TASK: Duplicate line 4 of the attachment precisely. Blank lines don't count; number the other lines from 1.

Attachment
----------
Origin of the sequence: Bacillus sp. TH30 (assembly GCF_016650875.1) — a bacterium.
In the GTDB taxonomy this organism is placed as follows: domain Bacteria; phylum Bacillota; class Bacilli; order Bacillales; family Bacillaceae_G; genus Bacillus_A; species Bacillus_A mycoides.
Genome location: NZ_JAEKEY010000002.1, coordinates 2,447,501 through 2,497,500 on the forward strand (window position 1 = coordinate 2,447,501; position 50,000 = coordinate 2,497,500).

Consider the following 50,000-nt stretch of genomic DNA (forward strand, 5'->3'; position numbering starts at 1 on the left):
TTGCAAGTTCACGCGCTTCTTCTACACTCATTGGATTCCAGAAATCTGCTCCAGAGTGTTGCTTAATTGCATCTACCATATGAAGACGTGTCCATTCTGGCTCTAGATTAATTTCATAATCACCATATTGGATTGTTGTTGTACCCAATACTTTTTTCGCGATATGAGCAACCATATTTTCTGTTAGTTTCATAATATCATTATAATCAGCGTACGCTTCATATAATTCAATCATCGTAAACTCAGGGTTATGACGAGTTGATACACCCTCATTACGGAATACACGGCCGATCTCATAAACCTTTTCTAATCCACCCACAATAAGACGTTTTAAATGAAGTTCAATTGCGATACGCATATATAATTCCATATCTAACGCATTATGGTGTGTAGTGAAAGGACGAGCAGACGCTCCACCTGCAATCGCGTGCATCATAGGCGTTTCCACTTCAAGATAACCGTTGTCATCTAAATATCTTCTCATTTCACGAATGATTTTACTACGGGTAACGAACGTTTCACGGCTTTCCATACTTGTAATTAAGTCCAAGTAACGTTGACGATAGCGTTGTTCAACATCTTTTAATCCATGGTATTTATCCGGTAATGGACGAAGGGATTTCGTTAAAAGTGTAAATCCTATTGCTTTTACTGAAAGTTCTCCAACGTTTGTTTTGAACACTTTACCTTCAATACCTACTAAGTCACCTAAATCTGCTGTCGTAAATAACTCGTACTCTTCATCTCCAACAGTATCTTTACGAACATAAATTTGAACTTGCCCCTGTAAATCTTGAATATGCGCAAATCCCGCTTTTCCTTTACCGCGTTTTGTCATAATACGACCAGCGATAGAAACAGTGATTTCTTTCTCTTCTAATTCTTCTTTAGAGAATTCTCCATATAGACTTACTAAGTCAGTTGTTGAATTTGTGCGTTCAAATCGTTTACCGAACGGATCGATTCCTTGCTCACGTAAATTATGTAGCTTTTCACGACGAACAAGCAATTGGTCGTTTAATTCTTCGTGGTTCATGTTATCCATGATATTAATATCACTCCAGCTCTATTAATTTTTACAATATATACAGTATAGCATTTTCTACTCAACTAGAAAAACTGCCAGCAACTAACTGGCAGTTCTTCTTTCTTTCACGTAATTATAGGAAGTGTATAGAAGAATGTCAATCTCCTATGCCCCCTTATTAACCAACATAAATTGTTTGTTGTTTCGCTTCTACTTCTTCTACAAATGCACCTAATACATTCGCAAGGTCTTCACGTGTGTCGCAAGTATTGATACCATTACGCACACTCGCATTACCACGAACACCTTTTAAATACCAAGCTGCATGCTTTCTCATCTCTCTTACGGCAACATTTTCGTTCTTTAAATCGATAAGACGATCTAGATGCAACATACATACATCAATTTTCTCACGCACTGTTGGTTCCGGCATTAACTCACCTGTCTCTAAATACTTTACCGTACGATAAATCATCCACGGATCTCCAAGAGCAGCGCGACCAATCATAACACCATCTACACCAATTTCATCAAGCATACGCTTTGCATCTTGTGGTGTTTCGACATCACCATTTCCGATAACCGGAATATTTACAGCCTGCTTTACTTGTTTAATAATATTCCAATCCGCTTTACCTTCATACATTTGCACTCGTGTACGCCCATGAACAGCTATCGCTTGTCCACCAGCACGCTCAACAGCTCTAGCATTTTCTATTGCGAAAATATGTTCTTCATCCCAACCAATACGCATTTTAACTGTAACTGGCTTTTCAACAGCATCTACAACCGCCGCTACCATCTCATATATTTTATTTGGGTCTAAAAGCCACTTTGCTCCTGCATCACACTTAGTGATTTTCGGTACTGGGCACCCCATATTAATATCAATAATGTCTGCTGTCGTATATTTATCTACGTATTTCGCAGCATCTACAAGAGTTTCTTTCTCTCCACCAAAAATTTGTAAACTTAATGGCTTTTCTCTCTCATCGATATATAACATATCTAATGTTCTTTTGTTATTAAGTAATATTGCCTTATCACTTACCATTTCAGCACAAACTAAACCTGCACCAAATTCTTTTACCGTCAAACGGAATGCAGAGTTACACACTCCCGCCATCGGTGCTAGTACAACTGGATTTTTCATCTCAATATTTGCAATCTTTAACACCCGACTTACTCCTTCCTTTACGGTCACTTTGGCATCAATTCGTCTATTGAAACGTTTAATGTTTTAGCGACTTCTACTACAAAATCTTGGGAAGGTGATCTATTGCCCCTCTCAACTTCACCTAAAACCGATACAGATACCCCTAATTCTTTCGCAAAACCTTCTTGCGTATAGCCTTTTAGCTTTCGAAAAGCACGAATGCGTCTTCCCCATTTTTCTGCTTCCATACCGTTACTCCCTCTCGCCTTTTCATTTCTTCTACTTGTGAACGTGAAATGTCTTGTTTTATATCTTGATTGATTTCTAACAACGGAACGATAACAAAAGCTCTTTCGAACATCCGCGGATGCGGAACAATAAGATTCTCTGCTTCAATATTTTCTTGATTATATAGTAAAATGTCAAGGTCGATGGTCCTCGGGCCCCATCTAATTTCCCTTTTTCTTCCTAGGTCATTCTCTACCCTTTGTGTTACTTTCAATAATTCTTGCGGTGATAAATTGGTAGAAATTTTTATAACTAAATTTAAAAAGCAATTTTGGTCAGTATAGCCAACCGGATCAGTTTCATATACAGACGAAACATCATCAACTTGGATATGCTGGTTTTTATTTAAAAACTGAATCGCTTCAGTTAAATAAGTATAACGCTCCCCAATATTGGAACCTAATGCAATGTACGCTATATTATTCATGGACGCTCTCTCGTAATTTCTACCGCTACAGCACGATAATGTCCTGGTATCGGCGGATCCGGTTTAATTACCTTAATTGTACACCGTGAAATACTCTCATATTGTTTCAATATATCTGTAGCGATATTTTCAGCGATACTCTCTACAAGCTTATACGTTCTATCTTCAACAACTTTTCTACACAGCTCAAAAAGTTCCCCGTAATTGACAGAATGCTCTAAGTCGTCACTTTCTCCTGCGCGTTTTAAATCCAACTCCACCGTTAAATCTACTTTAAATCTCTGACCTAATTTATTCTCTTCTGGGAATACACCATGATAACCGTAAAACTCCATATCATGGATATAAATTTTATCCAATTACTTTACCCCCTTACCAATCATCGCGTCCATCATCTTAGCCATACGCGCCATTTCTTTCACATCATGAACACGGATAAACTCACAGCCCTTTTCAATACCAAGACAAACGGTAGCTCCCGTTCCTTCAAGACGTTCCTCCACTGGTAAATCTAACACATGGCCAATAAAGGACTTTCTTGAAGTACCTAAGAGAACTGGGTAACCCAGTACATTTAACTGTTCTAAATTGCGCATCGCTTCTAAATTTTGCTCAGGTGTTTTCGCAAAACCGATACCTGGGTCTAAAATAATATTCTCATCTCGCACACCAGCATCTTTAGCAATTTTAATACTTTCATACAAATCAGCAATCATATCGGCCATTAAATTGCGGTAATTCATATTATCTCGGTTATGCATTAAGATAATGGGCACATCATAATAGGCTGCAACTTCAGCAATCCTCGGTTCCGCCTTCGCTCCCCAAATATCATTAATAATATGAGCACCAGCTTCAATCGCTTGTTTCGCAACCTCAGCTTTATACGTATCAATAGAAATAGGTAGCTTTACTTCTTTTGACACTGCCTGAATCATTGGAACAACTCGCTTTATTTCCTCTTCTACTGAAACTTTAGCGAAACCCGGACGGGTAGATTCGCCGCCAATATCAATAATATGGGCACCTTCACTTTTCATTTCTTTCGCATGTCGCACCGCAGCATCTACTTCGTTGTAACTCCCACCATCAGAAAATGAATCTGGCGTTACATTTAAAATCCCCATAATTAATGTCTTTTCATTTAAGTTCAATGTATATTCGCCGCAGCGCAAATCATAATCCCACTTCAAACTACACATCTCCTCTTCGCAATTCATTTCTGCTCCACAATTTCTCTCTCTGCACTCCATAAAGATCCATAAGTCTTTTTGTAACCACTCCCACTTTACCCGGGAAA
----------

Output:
Consider the following 50,000-nt stretch of genomic DNA (forward strand, 5'->3'; position numbering starts at 1 on the left):